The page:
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Two “Unknown” Pending Bills You Should Know About

Aug. 1, 2013
People often ask me what a lobbyist does, or specifically, what does a lobbyist representing HVACR distributors do? Well, I could spin tales of big meetings on Capitol Hill or strategy sessions over cocktails
People often ask me what a lobbyist does, or specifically, what does a lobbyist representing HVACR distributors do? Well, I could spin tales of big meetings on Capitol Hill or strategy sessions over cocktails, but the reality is that I spend the majority of my time listening. Listening to distributors, manufacturers, contractors and other people interested in our industry about what specifically is impacting their businesses on a day-to-day basis. They often bring up taxes and Congress, but by far the No. 1 topic is some sort of regulation from the federal government.

Regulations come in many forms, from Department of Transportation rules on trucks and shipping, to OSHA regulations dealing with workplace safety. We have regulations that impact the manner in which we hire employees via the EEOC and how we discipline and fire workers courtesy of the National Labor Relations Board (NLRB). The products in our industry have the distinct pleasure of being regulated by the Department of Energy, which governs the efficiency levels, and the Environmental Protection Agency, which covers refrigerants.

Needless to say, there are a lot of regulations and requirements that go with operating a business. Part of the reason for this is that for years, Congress has authored vague legislation that gives regulatory bodies the power and jurisdiction to serve as de facto lawmakers. A perfect example of this is the Affordable Care Act, which was a 2,000-plus-page bill that has spawned more than 20,000 pages (and counting) in regulations.

In his new book “The Great Degeneration: How Institutions Decay and Economies Die,” author and Harvard Professor Niall Ferguson singles out regulatory and bureaucratic impediments as a drag on growth and a competitive disadvantage for our country.

Ferguson writes, “In terms of ‘voice and accountability,’ ‘government effectiveness,’ ‘regulatory quality’ and especially ‘control of corruption,’ the U.S. scores have all gone down since the World Governance Institute project began in the mid-1990s. It would be tempting to say that America is turning Latin, were it not for the fact that a number of Latin American countries have been improving their governance scores over the same period.”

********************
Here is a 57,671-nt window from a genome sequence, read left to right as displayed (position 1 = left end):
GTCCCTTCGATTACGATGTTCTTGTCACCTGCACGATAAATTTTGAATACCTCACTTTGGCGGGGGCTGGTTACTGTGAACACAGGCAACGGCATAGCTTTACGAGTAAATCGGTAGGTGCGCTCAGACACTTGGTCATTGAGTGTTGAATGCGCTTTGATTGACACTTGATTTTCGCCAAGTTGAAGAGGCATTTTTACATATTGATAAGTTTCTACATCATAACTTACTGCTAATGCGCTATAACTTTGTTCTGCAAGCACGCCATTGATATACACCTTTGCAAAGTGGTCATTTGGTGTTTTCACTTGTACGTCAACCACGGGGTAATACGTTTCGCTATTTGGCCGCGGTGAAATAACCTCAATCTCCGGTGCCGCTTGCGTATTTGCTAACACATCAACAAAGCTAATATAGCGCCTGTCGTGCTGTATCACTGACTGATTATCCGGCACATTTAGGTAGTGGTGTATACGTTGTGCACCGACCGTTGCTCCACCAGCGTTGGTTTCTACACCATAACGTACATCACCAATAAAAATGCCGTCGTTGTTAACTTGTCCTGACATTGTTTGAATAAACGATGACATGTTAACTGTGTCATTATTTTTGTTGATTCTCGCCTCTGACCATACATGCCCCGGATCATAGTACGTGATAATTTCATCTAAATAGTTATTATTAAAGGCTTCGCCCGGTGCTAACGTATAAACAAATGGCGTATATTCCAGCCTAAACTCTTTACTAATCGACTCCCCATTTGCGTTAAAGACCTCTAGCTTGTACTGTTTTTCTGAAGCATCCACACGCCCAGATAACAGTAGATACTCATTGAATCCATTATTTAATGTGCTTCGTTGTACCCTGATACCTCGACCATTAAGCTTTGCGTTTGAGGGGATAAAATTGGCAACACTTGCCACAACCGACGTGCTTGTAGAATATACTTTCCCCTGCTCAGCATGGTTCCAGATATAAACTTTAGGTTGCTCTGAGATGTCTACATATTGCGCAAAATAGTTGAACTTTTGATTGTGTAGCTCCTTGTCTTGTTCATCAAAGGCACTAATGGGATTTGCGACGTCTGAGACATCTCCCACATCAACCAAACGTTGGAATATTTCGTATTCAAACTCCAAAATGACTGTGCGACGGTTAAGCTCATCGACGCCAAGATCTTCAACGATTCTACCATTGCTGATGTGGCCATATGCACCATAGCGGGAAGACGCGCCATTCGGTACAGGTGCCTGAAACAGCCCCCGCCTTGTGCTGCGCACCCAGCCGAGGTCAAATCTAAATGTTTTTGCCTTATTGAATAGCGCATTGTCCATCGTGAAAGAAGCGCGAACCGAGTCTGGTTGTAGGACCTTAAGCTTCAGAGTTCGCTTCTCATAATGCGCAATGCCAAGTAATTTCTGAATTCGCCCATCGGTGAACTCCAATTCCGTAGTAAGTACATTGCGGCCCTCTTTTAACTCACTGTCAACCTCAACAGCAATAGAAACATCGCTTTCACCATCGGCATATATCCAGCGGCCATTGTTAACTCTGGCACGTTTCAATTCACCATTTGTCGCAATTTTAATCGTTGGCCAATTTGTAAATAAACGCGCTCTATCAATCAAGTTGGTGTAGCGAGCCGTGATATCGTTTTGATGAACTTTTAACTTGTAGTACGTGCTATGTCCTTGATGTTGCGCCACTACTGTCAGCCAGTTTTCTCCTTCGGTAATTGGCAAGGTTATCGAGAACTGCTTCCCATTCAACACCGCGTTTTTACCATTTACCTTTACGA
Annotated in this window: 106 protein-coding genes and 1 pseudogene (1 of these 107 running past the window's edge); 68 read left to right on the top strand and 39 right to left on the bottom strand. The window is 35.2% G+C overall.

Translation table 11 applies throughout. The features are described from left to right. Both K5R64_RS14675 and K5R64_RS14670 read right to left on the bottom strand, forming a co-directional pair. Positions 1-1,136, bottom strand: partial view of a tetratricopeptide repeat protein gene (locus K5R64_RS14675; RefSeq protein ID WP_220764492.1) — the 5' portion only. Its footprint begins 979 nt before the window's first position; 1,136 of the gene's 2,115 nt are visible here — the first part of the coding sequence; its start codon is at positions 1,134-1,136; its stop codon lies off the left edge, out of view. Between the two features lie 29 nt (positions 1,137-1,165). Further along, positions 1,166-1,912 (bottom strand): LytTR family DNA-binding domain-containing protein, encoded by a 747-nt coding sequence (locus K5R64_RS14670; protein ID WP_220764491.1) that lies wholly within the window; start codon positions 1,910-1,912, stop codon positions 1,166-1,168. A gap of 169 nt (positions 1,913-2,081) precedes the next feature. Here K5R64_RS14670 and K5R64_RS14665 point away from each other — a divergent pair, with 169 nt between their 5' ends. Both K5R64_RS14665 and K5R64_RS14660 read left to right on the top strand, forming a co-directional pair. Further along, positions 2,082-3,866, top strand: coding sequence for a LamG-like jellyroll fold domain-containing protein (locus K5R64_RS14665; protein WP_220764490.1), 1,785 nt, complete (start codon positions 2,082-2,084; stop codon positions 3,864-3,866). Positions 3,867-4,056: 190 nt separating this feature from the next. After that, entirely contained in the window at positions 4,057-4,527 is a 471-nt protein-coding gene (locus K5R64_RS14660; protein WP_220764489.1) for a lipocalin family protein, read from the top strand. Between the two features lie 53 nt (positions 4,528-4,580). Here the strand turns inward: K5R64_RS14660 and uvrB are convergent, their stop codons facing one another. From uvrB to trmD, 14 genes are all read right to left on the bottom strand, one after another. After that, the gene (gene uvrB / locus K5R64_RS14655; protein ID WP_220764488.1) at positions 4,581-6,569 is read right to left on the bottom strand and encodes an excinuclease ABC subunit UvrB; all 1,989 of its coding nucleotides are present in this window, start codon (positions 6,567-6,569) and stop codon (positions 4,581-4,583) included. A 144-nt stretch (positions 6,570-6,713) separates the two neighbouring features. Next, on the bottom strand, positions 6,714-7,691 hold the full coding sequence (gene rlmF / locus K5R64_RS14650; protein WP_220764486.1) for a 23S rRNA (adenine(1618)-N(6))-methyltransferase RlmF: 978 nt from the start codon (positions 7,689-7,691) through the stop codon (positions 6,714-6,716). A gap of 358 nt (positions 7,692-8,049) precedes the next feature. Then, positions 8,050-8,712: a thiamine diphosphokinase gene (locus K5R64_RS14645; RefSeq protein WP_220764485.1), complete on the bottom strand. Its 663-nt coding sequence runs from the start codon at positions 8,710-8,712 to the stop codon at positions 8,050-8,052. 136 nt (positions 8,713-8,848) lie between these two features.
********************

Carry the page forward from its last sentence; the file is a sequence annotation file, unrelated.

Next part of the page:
While it may seem as if Washington has turned a deaf ear to the impact of regulations on businesses, there are a few legislators and bills out there that I believe can help not only those of us in the HVACR industry but the nation as well.

The first legislation is the “REINS ACT,” with REINS standing for Regulations from the Executive in Need of Scrutiny, and would require an up or down vote by both the Senate and the House on regulations that are deemed to have a major economic impact in the United States. In the House, Rep. Todd Young (R-IN), and in the Senate, Sen. Rand Paul (R-KY), are authors of the bill. This bill would restore some form of accountability on the regulatory entities in Washington and would prevent legislators from simply saying, “There was nothing that I could do about that,” when confronted with an unpopular regulation.

Another bill that I believe deserves consideration is the “Protect Small Business Jobs Act” introduced by Rep. Kerry Bentivolio (R-MI). This common- sense regulation would give small businesses a grace period to correct or clear up a regulatory violation before issuing a sanction or fine. This law is necessary because it is unreasonable to expect small businesses to be fully aware and comply with the more than 200,000 pages in the regulatory code. Giving businesses the opportunity to do the right thing is something the government should support.

Unfortunately, these bills face an uphill battle, which is why it is important for all of us to continue to remind our elected officials of the challenges that regulations put on our businesses on a day-to-day basis and the need for real reform on this topic. Perhaps Ferguson does state it best when he writes, “We can carry on pretending that our economic problems can be solved with the help of yet more fiscal stimulus or quantitative easing. Or we can face up to the institutional impediments to growth … Not many economists talk about them, it’s true. But that’s because not many economists run businesses.”

Jon Melchi is HARDI’s government affairs manager. Contact him at 614/345-HEAT (4328) or [email protected].